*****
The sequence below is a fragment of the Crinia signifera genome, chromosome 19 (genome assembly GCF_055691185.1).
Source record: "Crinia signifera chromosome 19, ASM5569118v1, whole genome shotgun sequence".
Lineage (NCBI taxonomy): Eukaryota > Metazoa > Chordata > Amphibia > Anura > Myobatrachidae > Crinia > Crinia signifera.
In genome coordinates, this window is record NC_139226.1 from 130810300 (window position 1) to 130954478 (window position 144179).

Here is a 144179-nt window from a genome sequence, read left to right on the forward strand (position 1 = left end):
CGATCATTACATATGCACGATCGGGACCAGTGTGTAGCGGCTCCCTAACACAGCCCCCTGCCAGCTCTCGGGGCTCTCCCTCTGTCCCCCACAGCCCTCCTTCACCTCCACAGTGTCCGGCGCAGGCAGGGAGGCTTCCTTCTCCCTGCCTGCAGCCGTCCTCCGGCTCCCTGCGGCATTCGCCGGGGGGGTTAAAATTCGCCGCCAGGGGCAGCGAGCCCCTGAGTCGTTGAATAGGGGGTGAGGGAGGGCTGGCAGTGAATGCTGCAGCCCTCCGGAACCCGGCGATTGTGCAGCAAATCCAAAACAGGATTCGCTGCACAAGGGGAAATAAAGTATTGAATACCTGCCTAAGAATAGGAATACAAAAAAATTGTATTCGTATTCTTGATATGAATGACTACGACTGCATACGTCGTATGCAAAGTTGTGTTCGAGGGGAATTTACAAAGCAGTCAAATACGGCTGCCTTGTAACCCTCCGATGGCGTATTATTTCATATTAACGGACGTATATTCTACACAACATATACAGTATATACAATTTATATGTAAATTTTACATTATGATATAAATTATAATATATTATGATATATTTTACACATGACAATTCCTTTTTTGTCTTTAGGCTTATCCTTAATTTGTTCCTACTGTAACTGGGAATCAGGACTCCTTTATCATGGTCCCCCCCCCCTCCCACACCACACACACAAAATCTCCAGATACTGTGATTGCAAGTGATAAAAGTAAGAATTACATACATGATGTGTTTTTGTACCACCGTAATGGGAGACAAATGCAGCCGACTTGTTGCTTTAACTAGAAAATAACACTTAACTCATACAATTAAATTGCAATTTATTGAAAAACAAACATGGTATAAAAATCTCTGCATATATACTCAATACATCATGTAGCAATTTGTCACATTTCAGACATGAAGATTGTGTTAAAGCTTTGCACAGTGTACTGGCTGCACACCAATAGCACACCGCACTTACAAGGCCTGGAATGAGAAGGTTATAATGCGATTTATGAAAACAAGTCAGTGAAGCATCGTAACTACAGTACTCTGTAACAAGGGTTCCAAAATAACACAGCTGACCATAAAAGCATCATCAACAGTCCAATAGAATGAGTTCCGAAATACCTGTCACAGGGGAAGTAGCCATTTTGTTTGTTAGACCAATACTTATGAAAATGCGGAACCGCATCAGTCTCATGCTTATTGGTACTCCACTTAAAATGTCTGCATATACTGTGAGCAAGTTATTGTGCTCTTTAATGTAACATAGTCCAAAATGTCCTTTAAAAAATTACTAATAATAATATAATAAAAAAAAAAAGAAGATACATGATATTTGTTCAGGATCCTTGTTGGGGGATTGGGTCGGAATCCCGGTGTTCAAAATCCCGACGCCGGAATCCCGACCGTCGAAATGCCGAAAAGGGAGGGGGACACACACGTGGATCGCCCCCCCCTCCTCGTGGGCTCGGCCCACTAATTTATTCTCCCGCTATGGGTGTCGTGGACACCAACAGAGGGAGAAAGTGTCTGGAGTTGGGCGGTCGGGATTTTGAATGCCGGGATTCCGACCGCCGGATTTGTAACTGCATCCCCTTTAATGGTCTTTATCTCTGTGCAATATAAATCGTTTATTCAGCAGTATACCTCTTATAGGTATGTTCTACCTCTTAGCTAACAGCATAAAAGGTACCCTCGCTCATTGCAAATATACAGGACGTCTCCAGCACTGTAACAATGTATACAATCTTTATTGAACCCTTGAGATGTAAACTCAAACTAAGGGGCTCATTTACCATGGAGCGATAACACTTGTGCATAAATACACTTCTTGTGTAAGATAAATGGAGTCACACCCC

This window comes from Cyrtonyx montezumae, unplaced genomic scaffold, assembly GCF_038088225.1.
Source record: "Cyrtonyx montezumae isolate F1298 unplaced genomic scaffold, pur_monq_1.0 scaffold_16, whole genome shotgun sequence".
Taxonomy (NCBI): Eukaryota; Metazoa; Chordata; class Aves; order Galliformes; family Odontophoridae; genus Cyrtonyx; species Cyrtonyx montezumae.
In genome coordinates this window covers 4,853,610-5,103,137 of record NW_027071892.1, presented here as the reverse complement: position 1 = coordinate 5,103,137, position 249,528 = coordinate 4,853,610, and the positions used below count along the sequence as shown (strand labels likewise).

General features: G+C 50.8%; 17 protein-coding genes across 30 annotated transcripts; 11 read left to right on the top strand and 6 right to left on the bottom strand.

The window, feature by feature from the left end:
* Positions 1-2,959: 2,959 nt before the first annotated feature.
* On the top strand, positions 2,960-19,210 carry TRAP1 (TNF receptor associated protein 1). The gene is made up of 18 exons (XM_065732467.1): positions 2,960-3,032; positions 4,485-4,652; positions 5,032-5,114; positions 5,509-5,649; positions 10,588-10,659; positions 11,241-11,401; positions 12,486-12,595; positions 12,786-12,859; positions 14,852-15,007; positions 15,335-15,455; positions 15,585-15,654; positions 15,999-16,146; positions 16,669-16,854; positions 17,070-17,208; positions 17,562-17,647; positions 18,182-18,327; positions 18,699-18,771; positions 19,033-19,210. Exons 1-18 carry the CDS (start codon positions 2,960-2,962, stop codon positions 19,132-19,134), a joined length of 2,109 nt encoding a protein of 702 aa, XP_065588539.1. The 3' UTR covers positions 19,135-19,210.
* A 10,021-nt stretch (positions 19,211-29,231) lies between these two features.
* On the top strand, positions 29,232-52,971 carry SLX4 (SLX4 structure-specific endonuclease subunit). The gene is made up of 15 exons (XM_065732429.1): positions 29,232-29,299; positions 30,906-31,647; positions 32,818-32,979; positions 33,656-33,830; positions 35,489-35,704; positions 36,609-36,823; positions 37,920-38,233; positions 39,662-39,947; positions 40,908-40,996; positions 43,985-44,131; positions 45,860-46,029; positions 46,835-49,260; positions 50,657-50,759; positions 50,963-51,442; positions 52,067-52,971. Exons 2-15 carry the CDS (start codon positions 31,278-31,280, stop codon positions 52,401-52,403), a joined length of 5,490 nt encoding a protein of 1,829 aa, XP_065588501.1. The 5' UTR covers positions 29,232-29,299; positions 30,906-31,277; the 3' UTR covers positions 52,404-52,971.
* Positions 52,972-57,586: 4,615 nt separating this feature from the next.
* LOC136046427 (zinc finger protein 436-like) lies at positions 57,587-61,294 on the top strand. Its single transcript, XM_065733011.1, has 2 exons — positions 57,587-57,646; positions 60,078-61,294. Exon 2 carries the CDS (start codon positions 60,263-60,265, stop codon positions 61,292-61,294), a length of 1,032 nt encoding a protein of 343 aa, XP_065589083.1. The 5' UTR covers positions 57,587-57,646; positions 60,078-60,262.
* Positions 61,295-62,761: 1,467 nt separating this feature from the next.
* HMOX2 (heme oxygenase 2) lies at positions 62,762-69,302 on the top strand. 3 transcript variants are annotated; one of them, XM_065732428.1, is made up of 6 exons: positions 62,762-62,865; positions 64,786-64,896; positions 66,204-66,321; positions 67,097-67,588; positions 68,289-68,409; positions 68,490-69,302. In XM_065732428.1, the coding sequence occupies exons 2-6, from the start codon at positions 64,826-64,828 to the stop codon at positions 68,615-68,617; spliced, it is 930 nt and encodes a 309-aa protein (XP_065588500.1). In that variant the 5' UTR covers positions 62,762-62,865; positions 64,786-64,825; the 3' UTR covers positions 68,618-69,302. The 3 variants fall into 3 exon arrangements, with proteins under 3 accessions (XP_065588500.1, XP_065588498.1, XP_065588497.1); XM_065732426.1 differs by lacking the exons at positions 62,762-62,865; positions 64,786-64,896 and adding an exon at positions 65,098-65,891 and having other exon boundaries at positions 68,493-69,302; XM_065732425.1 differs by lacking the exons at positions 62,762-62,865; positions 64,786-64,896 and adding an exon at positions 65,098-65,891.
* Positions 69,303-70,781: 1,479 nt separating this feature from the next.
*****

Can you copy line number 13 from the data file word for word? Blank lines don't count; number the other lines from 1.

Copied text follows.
* Positions 1-2,959: 2,959 nt before the first annotated feature.